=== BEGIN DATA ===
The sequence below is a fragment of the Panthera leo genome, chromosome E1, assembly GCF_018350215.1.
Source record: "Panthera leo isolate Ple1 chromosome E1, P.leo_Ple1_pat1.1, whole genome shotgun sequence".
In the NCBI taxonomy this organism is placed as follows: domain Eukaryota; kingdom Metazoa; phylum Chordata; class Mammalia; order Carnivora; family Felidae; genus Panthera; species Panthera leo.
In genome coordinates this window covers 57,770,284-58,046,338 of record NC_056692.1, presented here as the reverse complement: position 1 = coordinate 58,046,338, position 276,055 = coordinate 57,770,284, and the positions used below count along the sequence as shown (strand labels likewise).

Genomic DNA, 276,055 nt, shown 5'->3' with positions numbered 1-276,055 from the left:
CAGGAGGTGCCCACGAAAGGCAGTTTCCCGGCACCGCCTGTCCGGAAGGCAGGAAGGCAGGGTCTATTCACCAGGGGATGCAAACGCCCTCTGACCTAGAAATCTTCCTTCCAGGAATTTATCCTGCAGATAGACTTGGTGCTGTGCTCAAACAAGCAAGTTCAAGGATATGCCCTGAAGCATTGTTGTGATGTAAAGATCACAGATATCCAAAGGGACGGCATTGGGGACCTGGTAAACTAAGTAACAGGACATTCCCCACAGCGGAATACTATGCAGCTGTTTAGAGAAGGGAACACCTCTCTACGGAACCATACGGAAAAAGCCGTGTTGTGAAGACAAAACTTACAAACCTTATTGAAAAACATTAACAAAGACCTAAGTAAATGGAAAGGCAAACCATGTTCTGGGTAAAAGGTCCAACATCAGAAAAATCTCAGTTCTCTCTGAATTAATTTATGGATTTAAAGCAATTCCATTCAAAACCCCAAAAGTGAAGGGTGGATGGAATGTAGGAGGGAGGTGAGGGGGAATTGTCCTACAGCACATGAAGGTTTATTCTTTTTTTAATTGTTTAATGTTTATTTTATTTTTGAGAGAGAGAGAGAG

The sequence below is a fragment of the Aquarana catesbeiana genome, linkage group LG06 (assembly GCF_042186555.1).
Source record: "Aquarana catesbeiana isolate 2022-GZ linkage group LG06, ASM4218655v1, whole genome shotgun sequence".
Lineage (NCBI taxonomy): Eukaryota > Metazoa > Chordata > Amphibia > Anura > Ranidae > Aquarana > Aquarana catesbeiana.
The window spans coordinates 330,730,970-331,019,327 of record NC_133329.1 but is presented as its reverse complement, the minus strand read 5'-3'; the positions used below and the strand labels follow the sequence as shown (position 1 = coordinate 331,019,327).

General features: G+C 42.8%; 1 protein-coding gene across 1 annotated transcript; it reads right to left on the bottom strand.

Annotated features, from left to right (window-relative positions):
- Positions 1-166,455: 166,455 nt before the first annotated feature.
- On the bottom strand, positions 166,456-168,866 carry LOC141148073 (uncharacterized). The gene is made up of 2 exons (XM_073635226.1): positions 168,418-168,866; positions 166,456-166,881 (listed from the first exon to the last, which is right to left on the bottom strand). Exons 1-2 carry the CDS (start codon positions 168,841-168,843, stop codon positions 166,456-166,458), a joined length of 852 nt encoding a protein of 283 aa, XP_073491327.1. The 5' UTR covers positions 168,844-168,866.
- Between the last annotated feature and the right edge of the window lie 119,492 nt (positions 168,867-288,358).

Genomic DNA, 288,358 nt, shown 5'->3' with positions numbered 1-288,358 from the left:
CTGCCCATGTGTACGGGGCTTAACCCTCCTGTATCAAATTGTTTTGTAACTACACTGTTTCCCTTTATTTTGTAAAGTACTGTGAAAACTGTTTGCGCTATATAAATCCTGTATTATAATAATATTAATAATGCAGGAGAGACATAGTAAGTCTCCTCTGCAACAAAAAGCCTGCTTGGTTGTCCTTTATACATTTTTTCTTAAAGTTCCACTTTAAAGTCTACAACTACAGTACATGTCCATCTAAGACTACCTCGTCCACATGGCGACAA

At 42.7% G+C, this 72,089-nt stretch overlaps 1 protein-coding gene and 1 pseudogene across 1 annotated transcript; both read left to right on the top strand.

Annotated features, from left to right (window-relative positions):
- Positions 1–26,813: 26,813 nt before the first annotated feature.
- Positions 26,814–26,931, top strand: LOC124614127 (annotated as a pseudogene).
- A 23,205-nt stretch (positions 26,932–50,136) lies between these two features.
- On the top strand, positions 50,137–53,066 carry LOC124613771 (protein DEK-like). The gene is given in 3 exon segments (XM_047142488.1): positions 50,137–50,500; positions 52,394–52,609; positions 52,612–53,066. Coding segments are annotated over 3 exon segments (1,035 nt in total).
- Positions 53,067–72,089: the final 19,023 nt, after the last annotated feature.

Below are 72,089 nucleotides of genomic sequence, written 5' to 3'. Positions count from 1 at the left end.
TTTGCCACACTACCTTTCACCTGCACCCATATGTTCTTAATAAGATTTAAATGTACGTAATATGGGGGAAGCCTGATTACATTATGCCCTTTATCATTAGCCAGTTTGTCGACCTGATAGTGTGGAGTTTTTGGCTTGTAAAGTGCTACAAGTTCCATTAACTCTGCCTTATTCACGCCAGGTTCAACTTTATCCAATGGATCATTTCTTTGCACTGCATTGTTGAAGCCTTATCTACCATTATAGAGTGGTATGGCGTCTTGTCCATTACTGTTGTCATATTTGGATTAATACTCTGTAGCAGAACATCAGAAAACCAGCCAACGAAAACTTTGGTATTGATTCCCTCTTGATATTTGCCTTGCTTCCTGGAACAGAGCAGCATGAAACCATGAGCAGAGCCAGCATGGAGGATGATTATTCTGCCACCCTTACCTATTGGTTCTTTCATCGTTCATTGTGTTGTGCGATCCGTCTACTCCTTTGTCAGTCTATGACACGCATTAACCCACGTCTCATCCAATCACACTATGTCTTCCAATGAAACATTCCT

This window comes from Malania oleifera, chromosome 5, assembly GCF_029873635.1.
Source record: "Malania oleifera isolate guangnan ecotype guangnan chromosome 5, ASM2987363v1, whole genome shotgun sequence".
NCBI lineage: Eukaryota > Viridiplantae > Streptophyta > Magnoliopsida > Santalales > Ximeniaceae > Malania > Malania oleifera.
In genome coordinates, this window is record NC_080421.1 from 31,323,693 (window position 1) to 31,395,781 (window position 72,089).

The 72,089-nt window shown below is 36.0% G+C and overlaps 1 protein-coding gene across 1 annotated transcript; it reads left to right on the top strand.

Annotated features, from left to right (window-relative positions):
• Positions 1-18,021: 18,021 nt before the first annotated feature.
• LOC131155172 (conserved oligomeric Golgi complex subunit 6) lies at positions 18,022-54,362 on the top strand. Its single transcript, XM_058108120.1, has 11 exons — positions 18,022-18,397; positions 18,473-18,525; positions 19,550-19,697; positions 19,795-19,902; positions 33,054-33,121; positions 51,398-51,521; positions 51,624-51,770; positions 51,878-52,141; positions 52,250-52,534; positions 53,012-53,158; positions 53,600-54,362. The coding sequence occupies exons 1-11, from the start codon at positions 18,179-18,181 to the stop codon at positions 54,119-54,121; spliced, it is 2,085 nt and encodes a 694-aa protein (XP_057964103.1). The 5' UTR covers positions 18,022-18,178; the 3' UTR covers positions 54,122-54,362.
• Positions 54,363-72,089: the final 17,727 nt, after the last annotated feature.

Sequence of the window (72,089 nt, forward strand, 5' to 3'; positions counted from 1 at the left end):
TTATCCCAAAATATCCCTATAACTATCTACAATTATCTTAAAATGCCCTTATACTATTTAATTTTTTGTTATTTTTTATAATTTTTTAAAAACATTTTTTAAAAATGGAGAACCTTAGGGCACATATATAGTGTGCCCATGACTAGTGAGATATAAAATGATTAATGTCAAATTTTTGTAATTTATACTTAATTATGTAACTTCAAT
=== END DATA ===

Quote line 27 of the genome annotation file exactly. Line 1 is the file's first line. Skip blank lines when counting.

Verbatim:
This window comes from Malania oleifera, chromosome 5, assembly GCF_029873635.1.